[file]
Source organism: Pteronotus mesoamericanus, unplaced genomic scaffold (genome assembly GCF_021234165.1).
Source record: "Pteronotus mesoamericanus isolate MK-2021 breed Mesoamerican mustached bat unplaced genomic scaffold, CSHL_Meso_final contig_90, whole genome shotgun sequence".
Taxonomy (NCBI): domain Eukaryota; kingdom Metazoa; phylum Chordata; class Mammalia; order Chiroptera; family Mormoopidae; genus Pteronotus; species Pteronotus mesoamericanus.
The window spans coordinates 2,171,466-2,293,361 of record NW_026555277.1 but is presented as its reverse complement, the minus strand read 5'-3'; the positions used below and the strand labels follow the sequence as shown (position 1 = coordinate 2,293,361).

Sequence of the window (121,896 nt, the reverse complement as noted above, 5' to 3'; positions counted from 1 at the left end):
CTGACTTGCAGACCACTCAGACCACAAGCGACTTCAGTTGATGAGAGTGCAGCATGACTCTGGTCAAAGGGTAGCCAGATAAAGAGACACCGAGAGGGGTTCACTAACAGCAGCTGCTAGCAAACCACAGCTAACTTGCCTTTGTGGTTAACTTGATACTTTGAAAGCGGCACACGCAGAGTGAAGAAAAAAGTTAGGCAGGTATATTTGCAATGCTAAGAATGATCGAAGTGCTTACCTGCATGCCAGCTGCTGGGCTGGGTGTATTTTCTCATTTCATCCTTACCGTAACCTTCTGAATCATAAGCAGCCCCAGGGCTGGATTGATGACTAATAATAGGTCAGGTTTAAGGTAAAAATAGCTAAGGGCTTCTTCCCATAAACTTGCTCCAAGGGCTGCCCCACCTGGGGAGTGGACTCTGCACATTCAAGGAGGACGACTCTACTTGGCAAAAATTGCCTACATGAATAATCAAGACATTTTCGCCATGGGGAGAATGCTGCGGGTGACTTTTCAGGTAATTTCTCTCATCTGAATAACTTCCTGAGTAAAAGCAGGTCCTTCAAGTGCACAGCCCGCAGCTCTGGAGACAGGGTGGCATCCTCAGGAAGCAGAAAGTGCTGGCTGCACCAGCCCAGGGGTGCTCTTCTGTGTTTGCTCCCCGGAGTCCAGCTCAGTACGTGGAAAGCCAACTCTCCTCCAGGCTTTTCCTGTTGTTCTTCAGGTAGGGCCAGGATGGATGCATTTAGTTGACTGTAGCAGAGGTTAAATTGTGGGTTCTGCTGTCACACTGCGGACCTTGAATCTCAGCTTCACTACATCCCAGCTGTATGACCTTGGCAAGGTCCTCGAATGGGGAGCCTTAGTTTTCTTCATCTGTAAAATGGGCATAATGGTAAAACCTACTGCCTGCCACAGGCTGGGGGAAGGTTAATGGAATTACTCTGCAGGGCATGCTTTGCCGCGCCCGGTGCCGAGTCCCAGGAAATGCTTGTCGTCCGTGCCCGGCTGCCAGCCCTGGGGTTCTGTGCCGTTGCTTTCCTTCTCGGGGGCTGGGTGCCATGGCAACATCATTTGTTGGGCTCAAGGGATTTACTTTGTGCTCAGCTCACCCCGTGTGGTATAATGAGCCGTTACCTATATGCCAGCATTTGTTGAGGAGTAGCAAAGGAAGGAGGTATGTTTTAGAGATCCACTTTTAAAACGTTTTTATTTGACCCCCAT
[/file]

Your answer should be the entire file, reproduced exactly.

Source organism: Pteronotus mesoamericanus, unplaced genomic scaffold (genome assembly GCF_021234165.1).
Source record: "Pteronotus mesoamericanus isolate MK-2021 breed Mesoamerican mustached bat unplaced genomic scaffold, CSHL_Meso_final contig_90, whole genome shotgun sequence".
Taxonomy (NCBI): domain Eukaryota; kingdom Metazoa; phylum Chordata; class Mammalia; order Chiroptera; family Mormoopidae; genus Pteronotus; species Pteronotus mesoamericanus.
The window spans coordinates 2,171,466-2,293,361 of record NW_026555277.1 but is presented as its reverse complement, the minus strand read 5'-3'; the positions used below and the strand labels follow the sequence as shown (position 1 = coordinate 2,293,361).

Sequence of the window (121,896 nt, the reverse complement as noted above, 5' to 3'; positions counted from 1 at the left end):
CTGACTTGCAGACCACTCAGACCACAAGCGACTTCAGTTGATGAGAGTGCAGCATGACTCTGGTCAAAGGGTAGCCAGATAAAGAGACACCGAGAGGGGTTCACTAACAGCAGCTGCTAGCAAACCACAGCTAACTTGCCTTTGTGGTTAACTTGATACTTTGAAAGCGGCACACGCAGAGTGAAGAAAAAAGTTAGGCAGGTATATTTGCAATGCTAAGAATGATCGAAGTGCTTACCTGCATGCCAGCTGCTGGGCTGGGTGTATTTTCTCATTTCATCCTTACCGTAACCTTCTGAATCATAAGCAGCCCCAGGGCTGGATTGATGACTAATAATAGGTCAGGTTTAAGGTAAAAATAGCTAAGGGCTTCTTCCCATAAACTTGCTCCAAGGGCTGCCCCACCTGGGGAGTGGACTCTGCACATTCAAGGAGGACGACTCTACTTGGCAAAAATTGCCTACATGAATAATCAAGACATTTTCGCCATGGGGAGAATGCTGCGGGTGACTTTTCAGGTAATTTCTCTCATCTGAATAACTTCCTGAGTAAAAGCAGGTCCTTCAAGTGCACAGCCCGCAGCTCTGGAGACAGGGTGGCATCCTCAGGAAGCAGAAAGTGCTGGCTGCACCAGCCCAGGGGTGCTCTTCTGTGTTTGCTCCCCGGAGTCCAGCTCAGTACGTGGAAAGCCAACTCTCCTCCAGGCTTTTCCTGTTGTTCTTCAGGTAGGGCCAGGATGGATGCATTTAGTTGACTGTAGCAGAGGTTAAATTGTGGGTTCTGCTGTCACACTGCGGACCTTGAATCTCAGCTTCACTACATCCCAGCTGTATGACCTTGGCAAGGTCCTCGAATGGGGAGCCTTAGTTTTCTTCATCTGTAAAATGGGCATAATGGTAAAACCTACTGCCTGCCACAGGCTGGGGGAAGGTTAATGGAATTACTCTGCAGGGCATGCTTTGCCGCGCCCGGTGCCGAGTCCCAGGAAATGCTTGTCGTCCGTGCCCGGCTGCCAGCCCTGGGGTTCTGTGCCGTTGCTTTCCTTCTCGGGGGCTGGGTGCCATGGCAACATCATTTGTTGGGCTCAAGGGATTTACTTTGTGCTCAGCTCACCCCGTGTGGTATAATGAGCCGTTACCTATATGCCAGCATTTGTTGAGGAGTAGCAAAGGAAGGAGGTATGTTTTAGAGATCCACTTTTAAAACGTTTTTATTTGACCCCCAT